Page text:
Bill proposes to cut back on post office operation hours

Emily Berman, sophomore in Engineering, prepares a letter to be mailed at the University Station Post Office in Altgeld Hall on Tuesday. Erica Magda

Emily Berman, sophomore in Engineering, prepares a letter to be mailed at the University Station Post Office in Altgeld Hall on Tuesday. Erica Magda

By Erik Allgood

Post office workers’ weekends may get a little longer in the near future.

Legislation has been proposed that would reduce the operation of the post office from a six-day workweek to a five-day workweek, said Kirk Edgecombe, acting postmaster for the city of Urbana.

“We don’t have enough information at this point to be worried,” said Tammy McDivitt, clerk in charge of the post office in Altgeld Hall.

This reduction in operating hours is one of many things that the post office has done in an effort to cope with reduced patronage. It also increased rates and is pushing to increase them again.

Edgecombe said that this measure is partially due to the lagging economy and competition from other companies, but this is also part of an ongoing trend.

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“The way things have changed it is easy to understand why there’s a problem,” Edgecombe said. “We have competition from e-mail and other ways of sending information.”

Edgecombe said that he does not believe this will be a permanent measure and that he thinks the post office will return to its normal six-day workweek once the economy picks up.

“It would be a little more inconvenient for me, especially if it closed on Saturday, because that’s the day that I usually go to the post office,” said Nathaniel Vorderstrasse, junior in LAS. “But I can understand why they are making the shift.”

Edgecombe said he does not know when the changes will take place because they have to go through the levels of post office bureaucracy; the Central Illinois division is part of the Great Lakes division, which is under the post office’s headquarters in Washington D.C.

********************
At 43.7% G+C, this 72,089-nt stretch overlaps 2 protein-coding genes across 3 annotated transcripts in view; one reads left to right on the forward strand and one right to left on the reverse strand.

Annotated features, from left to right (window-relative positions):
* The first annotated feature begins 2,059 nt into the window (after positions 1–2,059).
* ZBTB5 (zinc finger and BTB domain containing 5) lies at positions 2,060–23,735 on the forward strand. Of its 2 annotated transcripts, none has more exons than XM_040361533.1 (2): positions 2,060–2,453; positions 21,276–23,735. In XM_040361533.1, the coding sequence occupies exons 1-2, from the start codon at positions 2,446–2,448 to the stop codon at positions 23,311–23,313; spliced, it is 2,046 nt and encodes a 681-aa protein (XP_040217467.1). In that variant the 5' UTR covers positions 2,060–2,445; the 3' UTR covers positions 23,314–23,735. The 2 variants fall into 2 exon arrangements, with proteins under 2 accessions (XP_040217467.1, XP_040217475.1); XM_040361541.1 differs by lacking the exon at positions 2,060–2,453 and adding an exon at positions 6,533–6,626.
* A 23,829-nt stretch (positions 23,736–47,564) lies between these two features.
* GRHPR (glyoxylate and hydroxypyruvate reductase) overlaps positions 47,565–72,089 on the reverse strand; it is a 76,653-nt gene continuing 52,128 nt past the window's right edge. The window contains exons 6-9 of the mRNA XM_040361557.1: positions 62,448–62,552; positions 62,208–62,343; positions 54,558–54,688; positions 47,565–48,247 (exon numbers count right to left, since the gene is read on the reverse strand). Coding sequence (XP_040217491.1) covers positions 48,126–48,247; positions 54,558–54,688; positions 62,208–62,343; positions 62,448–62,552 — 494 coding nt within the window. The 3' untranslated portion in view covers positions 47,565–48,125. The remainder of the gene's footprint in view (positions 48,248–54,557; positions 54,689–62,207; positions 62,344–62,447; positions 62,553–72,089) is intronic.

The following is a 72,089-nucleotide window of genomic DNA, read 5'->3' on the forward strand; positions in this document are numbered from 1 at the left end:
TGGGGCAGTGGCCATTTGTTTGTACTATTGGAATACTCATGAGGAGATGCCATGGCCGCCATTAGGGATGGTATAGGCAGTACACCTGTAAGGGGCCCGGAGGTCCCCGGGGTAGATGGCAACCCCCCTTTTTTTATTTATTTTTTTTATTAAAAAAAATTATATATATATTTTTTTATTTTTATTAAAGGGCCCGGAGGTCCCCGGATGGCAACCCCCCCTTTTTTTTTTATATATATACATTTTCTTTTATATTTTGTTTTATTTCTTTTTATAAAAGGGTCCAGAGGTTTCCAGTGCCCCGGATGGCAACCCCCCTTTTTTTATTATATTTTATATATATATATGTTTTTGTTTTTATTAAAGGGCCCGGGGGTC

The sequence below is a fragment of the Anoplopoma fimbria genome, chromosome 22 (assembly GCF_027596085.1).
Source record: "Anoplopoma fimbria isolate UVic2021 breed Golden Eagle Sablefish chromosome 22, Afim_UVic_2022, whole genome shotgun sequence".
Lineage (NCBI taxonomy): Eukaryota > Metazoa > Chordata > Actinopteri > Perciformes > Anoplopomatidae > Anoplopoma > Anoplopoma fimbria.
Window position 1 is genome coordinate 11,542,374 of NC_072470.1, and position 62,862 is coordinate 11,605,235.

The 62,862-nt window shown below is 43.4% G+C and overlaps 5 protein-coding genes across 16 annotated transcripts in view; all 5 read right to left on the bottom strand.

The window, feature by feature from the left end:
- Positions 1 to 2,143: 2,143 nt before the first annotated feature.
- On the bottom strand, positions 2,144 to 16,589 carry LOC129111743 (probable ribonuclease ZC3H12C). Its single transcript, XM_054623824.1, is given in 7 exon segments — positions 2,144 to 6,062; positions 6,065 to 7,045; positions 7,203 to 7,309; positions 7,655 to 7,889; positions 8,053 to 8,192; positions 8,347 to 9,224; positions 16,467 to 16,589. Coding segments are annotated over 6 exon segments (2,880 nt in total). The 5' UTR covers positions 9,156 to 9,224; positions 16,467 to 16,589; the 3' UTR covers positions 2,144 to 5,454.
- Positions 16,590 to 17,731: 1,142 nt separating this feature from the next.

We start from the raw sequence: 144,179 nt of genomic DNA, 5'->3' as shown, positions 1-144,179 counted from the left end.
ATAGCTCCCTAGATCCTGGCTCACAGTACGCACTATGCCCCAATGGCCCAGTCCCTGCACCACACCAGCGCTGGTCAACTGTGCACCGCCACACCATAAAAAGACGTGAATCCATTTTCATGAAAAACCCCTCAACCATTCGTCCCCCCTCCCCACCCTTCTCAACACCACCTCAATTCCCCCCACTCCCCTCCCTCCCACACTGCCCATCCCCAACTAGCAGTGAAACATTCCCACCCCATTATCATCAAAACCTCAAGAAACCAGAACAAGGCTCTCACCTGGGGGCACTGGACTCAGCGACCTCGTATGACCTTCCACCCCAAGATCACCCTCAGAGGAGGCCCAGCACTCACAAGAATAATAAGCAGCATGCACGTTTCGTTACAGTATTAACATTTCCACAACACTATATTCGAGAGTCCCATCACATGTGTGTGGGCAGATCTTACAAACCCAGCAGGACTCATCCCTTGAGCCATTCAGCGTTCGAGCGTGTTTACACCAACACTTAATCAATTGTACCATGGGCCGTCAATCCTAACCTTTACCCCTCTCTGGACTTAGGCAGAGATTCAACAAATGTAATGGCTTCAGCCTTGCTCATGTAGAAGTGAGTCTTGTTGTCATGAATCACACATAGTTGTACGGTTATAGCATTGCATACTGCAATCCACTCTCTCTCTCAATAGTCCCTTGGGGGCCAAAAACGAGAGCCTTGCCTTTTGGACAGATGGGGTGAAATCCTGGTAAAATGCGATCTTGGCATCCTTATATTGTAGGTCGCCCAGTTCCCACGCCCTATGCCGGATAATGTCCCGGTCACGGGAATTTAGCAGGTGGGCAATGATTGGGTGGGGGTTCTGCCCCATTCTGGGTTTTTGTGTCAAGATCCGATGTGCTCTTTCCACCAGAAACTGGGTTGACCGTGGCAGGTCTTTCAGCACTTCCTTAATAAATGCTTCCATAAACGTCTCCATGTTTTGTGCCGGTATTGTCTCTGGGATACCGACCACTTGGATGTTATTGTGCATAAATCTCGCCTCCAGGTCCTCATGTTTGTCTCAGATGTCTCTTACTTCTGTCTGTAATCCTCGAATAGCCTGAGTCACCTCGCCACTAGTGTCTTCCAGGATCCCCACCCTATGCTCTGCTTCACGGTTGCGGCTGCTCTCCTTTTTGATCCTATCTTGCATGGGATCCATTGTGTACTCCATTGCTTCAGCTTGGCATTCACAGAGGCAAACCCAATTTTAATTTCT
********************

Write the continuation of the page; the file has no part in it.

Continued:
“I wish they would stay open longer,” said Taylor Leahy, freshman in Engineering. “There’s already a 15 minute wait every time I go there.”

The post office has put a freeze on hiring postal workers and is offering voluntary early retirement as an alternative to firing workers.

“The postal service has a history of not firing workers and does not want to start now,” Edgecombe said.

In the event of bankruptcy, the postal service has the option of borrowing money from the treasury but is obligated by law to pay it back, Edgecombe said.

“We are forced to make our own way,” he said. “No giant government bailouts.”

Edgecombe said he did not know whether this reduction in operating hours will actually solve the problem or just cover up the greater issue: the decline in relevance of the postal service due to newer and more efficient ways to share information.

“I’m confident that there will always be a postal service,” Edgecombe said. “But in what capacity I do not know.”